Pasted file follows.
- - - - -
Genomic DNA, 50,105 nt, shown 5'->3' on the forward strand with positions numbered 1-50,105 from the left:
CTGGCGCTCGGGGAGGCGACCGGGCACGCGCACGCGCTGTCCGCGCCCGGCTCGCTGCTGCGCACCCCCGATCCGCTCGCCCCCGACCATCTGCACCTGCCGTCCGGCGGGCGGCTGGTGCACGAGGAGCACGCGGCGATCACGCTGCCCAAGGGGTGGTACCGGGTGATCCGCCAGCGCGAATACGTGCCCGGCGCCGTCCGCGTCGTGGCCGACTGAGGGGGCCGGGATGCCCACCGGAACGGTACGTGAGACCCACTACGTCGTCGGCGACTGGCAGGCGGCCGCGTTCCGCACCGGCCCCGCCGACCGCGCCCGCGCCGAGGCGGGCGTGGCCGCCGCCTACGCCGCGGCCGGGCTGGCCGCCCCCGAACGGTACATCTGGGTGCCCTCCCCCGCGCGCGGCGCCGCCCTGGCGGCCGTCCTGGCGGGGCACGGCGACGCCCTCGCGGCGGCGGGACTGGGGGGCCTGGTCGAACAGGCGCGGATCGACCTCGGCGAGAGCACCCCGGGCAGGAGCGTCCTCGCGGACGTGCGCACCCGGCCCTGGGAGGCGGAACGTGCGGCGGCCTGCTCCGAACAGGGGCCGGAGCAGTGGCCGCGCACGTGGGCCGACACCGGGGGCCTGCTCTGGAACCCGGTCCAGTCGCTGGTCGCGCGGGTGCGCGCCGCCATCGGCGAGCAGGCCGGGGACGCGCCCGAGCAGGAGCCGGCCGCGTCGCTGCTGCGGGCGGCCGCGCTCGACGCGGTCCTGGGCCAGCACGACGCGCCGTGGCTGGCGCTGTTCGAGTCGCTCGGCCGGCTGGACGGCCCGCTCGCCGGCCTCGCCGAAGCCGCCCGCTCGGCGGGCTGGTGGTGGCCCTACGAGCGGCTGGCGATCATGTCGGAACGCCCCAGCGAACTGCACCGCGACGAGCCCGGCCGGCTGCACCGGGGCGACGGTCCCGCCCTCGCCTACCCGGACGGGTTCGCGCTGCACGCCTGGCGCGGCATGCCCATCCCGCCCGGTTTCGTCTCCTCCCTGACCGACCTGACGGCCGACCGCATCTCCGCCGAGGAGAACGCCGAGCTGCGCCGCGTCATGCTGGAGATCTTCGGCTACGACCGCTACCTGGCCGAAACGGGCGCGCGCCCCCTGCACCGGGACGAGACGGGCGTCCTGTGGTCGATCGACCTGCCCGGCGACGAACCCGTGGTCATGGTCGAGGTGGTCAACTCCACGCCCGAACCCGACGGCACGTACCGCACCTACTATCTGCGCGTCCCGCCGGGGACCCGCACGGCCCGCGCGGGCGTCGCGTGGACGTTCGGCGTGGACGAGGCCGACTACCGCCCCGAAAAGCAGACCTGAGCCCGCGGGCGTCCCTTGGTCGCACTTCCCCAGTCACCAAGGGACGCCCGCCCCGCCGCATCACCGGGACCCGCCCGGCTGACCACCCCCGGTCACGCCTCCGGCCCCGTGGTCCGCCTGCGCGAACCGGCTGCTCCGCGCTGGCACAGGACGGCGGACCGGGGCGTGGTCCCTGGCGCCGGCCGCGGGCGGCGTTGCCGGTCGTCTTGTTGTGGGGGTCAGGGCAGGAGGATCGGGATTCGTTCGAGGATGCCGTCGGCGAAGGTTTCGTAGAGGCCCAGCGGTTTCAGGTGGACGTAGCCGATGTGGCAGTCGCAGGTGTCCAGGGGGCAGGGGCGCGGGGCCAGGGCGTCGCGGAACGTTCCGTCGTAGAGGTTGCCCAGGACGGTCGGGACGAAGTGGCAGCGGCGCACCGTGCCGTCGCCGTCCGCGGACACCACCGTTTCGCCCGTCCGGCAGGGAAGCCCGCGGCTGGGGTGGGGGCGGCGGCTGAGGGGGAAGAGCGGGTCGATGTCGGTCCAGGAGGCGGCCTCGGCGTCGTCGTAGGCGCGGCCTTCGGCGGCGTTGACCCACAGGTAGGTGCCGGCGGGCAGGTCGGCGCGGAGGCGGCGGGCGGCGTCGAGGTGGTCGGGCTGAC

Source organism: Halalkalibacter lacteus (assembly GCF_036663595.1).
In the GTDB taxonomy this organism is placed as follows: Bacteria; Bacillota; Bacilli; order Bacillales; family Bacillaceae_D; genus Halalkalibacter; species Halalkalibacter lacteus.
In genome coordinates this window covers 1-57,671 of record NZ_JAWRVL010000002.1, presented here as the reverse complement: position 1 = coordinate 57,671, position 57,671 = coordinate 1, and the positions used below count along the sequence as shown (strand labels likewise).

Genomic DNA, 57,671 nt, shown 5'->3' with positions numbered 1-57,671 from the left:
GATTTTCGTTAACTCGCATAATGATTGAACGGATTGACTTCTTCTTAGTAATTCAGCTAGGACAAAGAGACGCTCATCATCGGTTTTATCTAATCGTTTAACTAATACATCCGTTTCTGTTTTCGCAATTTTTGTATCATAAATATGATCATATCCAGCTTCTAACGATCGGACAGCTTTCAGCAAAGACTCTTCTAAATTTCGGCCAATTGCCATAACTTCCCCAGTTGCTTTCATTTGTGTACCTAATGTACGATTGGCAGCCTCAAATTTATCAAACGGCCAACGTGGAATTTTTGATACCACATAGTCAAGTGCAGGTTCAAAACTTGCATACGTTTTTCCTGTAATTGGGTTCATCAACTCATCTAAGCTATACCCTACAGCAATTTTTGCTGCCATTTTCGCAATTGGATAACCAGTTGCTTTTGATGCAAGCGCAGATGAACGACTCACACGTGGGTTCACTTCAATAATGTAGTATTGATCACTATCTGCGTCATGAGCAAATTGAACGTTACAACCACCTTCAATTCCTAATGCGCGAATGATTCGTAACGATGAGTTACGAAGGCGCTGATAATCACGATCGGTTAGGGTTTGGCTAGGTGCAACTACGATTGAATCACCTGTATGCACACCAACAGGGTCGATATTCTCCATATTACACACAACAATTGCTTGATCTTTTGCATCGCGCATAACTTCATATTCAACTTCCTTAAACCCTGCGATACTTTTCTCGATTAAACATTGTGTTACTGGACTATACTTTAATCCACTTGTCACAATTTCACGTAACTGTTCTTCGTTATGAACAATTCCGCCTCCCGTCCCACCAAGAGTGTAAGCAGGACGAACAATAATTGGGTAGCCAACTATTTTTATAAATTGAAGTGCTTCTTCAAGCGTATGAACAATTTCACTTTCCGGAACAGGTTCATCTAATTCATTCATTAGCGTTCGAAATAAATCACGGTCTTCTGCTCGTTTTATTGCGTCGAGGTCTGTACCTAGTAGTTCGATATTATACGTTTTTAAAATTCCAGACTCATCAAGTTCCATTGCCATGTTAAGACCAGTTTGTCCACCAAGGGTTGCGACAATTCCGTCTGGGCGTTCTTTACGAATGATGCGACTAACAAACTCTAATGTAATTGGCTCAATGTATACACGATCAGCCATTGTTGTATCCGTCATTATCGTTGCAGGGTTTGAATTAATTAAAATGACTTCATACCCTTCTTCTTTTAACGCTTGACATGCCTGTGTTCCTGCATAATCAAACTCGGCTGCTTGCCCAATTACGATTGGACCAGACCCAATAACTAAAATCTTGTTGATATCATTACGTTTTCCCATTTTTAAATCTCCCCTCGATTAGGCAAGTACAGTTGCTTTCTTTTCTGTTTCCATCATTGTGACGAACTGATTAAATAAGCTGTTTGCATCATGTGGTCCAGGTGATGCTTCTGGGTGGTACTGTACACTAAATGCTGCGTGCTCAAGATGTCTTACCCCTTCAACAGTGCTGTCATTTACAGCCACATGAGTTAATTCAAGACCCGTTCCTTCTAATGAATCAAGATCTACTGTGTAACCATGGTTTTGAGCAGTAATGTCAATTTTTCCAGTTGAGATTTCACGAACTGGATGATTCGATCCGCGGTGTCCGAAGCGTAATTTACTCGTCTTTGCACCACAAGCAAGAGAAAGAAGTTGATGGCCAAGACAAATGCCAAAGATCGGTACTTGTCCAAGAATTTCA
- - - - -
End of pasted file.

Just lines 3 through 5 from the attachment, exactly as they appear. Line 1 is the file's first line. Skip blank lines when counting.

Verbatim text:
Source organism: Halalkalibacter lacteus (assembly GCF_036663595.1).
In the GTDB taxonomy this organism is placed as follows: Bacteria; Bacillota; Bacilli; order Bacillales; family Bacillaceae_D; genus Halalkalibacter; species Halalkalibacter lacteus.
In genome coordinates this window covers 1-57,671 of record NZ_JAWRVL010000002.1, presented here as the reverse complement: position 1 = coordinate 57,671, position 57,671 = coordinate 1, and the positions used below count along the sequence as shown (strand labels likewise).